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National unemployment is more than 8 percent and 10.7 percent in California. In these conditions many baby boomers, especially those whose unemployment benefits have run out, have opted to take Social Security at age 62. They may find themselves facing federally enforced poverty.
The Social Security monthly payout at 62 is substantially less than the payout at full retirement age of 66. Someone with a monthly payout of $1700 would be hard pressed to pay a mortgage of $1200 plus other necessities. Retirees not yet 65 also have to pay their own health insurance. If they are fortunate enough to find a policy for $500 a month, that would consume the full Social Security payout. But as FDR said, people don’t eat in the long term.
Retirees at 62 can still work but Social Security imposes an income limit of $14,640. If retirees exceed that amount, the government reduces their benefits $1 for every $2 they earn. At full retirement age, the limit rises to $38,800 and the government deducts $1 for every $3 earned. After full retirement age the income limit disappears, but that does not help those who take Social Security at 62 and are trying to survive. Those with the Federal Employees Retirement System get a much better deal.
FERS allows retirement at age 55, seven years earlier than Social Security. And FERS offers some early retirees a Special Retirement Supplement (SRS) “designed to help bridge the money gap,” and which kicks in “your missing Social Security income until you reach age 62.” Apart from SRS, if official websites are any indication, early FERS and Civil Service Retirement System (CSRS) retirees are not subject to the kind of income restrictions of those on Social Security alone. That is also true of those on state government retirement systems who can retire and resume work at their same state job as a consultant with no penalty whatsoever.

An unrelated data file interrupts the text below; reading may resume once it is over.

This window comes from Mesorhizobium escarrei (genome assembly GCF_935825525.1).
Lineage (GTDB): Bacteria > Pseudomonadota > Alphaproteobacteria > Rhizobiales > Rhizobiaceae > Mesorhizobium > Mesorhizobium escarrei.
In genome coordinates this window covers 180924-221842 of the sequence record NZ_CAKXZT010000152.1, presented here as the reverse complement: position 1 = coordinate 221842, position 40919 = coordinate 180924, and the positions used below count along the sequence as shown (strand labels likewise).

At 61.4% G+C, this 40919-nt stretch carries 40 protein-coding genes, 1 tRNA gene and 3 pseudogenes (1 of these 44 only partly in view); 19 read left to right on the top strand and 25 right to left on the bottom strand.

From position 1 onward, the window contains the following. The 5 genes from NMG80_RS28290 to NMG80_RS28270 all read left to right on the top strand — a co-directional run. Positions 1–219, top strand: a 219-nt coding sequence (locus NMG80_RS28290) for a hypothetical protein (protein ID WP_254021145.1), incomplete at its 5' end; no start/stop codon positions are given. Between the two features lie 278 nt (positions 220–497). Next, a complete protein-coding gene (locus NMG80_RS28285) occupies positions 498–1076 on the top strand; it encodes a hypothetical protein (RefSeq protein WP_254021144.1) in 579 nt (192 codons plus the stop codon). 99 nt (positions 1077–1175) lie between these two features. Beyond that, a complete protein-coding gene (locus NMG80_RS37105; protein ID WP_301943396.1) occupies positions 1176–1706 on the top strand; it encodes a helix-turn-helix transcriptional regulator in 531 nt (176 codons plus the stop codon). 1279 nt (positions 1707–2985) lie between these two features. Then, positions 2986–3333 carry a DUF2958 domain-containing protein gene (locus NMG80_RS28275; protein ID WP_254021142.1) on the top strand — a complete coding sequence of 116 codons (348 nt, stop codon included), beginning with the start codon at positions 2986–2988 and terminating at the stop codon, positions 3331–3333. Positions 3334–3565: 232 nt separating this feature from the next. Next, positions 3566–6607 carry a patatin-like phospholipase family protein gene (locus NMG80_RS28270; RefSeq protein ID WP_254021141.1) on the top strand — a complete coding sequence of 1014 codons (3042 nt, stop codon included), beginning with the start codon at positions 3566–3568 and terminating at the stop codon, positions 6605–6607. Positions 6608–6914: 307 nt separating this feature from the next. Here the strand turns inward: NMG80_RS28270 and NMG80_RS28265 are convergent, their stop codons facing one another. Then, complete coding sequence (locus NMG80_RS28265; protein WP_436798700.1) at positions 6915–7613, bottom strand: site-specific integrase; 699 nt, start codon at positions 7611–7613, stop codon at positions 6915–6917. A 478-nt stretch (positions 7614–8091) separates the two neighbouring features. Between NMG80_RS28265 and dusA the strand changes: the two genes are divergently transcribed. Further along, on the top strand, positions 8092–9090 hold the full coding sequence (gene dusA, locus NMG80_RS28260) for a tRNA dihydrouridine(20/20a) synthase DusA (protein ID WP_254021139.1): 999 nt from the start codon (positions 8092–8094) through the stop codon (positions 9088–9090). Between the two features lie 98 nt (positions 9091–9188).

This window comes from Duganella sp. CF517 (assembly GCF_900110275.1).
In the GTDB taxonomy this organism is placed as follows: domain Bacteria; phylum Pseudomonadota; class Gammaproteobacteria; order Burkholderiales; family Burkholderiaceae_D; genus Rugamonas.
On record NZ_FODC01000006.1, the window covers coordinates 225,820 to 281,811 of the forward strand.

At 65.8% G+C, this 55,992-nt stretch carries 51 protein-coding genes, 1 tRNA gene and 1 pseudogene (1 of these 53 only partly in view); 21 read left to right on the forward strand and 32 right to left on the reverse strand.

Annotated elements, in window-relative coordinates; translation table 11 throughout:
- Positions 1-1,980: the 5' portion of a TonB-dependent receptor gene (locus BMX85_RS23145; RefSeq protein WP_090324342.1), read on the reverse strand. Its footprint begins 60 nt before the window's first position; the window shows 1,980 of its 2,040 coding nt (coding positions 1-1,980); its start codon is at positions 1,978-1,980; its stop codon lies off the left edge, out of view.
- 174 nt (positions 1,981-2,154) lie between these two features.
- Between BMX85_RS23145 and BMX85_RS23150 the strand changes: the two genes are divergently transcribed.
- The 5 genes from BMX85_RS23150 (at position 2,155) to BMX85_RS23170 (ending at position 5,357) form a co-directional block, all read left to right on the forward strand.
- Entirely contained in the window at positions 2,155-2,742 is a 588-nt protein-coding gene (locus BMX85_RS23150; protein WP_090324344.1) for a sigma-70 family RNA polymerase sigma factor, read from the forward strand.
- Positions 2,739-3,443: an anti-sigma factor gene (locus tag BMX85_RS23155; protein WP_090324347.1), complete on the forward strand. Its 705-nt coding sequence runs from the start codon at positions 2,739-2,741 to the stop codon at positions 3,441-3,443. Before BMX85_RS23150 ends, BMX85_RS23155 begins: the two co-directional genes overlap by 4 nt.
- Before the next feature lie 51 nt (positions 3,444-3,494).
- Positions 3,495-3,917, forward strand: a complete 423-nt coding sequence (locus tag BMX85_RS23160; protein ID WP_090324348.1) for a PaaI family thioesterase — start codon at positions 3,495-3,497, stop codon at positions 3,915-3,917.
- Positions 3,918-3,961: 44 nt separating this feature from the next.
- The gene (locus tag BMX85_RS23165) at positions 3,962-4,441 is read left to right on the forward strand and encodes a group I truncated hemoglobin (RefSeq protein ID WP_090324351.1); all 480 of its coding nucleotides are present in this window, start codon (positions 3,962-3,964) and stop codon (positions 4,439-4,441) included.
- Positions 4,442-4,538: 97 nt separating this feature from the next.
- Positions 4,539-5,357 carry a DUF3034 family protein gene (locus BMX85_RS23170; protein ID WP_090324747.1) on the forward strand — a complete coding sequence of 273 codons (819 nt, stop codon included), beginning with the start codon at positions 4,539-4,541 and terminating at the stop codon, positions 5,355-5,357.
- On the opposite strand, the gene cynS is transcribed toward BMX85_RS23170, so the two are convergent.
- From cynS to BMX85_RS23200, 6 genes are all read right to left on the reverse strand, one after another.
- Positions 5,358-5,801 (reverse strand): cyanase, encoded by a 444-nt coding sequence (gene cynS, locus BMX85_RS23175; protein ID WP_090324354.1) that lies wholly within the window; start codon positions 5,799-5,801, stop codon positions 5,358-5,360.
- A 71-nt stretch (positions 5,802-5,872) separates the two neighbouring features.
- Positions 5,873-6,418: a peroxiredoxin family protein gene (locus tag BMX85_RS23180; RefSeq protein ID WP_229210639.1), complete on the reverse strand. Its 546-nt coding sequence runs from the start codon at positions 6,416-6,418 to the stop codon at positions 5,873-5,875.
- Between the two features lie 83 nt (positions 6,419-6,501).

Those who take Social Security at 62 face enough hardship without an income limit that serves no purpose. As a matter of justice and equal treatment under law those limits should be eliminated, and this not a zero-sum game. On the contrary, everybody wins. Retirees can pay bills and generate economic activity. Government gets more revenue. Federal employees have a simpler job. Someone might ask the presidential candidates what they think of it.